A: Any student who qualified and was born in 2008 or earlier can compete. Students born in 2009 (or students who will have only finished the equivalent of 5th grade in the USA by July 2020) are welcome to come if they have qualified and if they come with a parent or guardian but they must also submit a letter explaining their accomplishments to date, and the Olympiad staff reserves the right to defer these students if they have not greatly distinguished themselves in competition. If you have already qualified but are too young to take part in 2020, you may defer your registration until you are old enough to compete. The Olympiad is open to students attending local schools, international schools, American schools, British schools, public schools, private schools, religious schools, homeschools…
Q: Is there a maximum number of students who can represent a country or compete?
A: Unlike other Olympiads, we don’t limit the number of students who can attend per country. However, for 2020, please note that there will be a hard cap on the number of overall students who can participate. Namely, once all the cabins on the ship have sold, we will not be able to take any further students. We thus encourage students and families to register as soon as possible once registration opens!
Q: Is there a maximum age to attend the Olympiad?
No, there is no maximum age, as long as you qualified this year or last year for the Olympiad, you can attend, provided you were enrolled in secondary school or a homeschool equivalent during the 2019-2020 academic year. For students at schools which operate on a calendar year schedule (i.e. the academic year begins in January-March), if you attended such a school at any point in 2019, you may attend the 2020 Olympiad, even if you graduated in August-December 2019 or in the early months of 2020.
Q: I qualified last year for the Olympiad, but this year (i.e. in the 2019-2020 academic year) I am a freshman/in my first year at University. Can I still attend?
A: Unfortunately, for the 2020 Olympiad, we are no longer allowing this. Students in this position, however, are encouraged to contact firstname.lastname@example.org to inquire into possible staff positions for next summer or with IAC in general.
Q: Do I have to attend with my school team?
A: No, you don’t, and a lot of students will be coming on their own, too. And you won’t feel alone for long, as you will make friends from all around the world, who share the same passion for history!
Q: Do I need to compete in certain events? Can I/my school team come just for the History Bowl?
A: The only competition events that are mandatory are the Battery Exam, and the two team events: the History Bowl and the Hextathlon – aside from this, all student participants participate in the tours of Old San Juan, Saint Martin, and the Opening and Closing Ceremonies.
Note that while you are welcome to come with other players from your school (assuming you all have qualified), at the Olympiad, you will be assigned (on the basis of your country/state affiliation, Battery Exam results, age division, and other criteria) to a 2 or 3 student team. This may or may not be with other school team members, but in any case, please do not come expecting that you will definitely be competing together with your school teammates. It is not permitted to come just for the History Bowl (or any other event, for that matter).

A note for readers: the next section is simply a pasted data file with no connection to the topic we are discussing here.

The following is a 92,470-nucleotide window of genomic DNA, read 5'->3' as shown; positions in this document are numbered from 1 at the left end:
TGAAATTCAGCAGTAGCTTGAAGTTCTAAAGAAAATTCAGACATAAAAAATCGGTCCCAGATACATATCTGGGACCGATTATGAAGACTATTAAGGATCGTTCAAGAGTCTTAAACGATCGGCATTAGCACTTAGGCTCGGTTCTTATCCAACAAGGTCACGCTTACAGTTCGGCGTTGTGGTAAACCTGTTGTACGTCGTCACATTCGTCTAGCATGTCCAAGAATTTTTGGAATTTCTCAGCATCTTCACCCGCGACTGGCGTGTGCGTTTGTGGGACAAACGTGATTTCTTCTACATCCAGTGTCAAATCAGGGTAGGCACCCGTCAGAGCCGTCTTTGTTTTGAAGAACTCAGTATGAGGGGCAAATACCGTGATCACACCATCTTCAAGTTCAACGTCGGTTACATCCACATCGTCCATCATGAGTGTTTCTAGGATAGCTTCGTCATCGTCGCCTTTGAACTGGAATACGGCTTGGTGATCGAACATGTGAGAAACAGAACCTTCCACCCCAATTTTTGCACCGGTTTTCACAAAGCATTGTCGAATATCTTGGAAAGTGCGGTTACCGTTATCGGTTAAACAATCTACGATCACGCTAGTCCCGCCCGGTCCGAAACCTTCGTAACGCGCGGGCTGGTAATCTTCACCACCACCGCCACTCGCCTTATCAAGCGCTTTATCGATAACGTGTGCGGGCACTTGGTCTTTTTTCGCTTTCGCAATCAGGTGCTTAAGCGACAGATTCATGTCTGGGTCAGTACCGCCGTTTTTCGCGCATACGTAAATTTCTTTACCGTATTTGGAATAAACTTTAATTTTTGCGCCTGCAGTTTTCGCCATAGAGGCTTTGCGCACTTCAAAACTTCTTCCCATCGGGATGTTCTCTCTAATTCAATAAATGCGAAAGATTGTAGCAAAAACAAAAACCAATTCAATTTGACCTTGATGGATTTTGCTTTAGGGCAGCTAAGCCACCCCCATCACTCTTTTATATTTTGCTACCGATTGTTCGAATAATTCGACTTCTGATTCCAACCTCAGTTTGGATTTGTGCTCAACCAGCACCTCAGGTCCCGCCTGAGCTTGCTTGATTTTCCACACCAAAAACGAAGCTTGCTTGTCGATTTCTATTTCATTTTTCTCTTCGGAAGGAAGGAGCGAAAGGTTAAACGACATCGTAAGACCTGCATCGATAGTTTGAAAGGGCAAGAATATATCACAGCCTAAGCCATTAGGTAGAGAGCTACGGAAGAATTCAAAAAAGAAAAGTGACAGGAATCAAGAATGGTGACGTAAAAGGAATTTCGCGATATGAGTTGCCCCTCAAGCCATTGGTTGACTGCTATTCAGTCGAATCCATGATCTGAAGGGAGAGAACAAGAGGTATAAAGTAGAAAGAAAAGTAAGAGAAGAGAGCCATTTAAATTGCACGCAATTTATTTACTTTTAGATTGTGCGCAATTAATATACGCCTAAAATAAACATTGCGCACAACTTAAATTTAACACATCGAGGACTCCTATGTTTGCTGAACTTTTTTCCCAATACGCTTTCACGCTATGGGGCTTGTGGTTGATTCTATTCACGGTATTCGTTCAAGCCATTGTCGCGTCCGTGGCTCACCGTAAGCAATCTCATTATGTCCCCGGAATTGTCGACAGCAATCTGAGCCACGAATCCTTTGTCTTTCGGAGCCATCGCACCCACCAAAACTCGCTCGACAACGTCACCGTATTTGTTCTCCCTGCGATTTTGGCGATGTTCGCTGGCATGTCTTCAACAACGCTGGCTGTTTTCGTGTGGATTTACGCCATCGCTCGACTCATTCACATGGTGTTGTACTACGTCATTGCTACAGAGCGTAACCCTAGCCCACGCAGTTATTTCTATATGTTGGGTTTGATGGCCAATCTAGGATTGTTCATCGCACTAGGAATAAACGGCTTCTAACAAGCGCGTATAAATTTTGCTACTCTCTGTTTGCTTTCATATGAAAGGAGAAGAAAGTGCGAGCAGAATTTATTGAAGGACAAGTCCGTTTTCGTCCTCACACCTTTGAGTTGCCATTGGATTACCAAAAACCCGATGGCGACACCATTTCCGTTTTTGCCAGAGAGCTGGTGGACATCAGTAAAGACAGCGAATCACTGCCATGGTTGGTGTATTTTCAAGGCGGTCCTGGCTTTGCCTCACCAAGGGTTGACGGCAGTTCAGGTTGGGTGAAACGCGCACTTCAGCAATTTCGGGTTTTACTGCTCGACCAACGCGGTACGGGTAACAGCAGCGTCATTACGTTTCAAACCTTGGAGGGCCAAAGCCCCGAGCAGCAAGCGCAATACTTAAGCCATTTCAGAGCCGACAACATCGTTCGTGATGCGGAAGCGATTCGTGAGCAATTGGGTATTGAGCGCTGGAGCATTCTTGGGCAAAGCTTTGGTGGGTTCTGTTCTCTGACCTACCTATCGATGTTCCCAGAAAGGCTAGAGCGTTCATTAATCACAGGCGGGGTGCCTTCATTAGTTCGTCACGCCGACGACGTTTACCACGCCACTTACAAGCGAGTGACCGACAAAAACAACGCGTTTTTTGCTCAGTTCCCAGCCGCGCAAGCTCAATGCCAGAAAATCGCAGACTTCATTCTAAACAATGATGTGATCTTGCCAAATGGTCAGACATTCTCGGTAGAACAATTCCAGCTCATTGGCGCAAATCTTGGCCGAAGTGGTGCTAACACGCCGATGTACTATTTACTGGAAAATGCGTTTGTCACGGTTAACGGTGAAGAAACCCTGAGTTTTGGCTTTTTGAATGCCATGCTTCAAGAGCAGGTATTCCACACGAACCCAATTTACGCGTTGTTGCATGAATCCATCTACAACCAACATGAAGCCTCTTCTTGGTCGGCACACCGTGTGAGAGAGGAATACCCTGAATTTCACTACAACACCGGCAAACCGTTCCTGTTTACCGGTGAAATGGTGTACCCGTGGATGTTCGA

Q. What if my school only gets out on July 18 or 19 (or starts again on July 25-July 27)? Or if I have some other pressing event that precludes me from being at the Olympiad during the entire time?
A. While only a few events are mandatory, you cannot specifically just come for a portion of the Olympiad unless you gain special dispensation from Olympiad staff due to school attendance requirements or some comparable family event / religious holiday / other suitable reason. Please note that while we will try and be flexible to the extent possible, this is going to be particularly difficult in 2020 given the nature of the Olympiad taking place on board a cruise ship that will be in different locations each day. We are also not able to grant partial discounts, and we cannot guarantee partial stays until we have reviewed your situation and seen if it is feasible for a student to attend. If you are interested in a partial stay at the Olympiad, please email email@example.com and explain your situation.
Q: How do I sign up?
A: Once you have qualified, you can register here once registration opens. Once you have registered, we’ll send you instructions for how to submit payment if you chose to pay by US check or wire transfer. If you chose to pay by credit card or Paypal, you can submit your payment here.
Arrival and Departure / Passport and Visa
Q: When should I plan on arriving and leaving?
A: You must arrive in San Juan on July 18 (unless you are participating in the International Geography Bee World Championships as well, in which case, you need to arrive in San Juan on July 11). Of course, you are welcome and encouraged, if traveling with family members, to arrive prior to that date if you wish to have more time to explore Puerto Rico and/or recover from jet lag.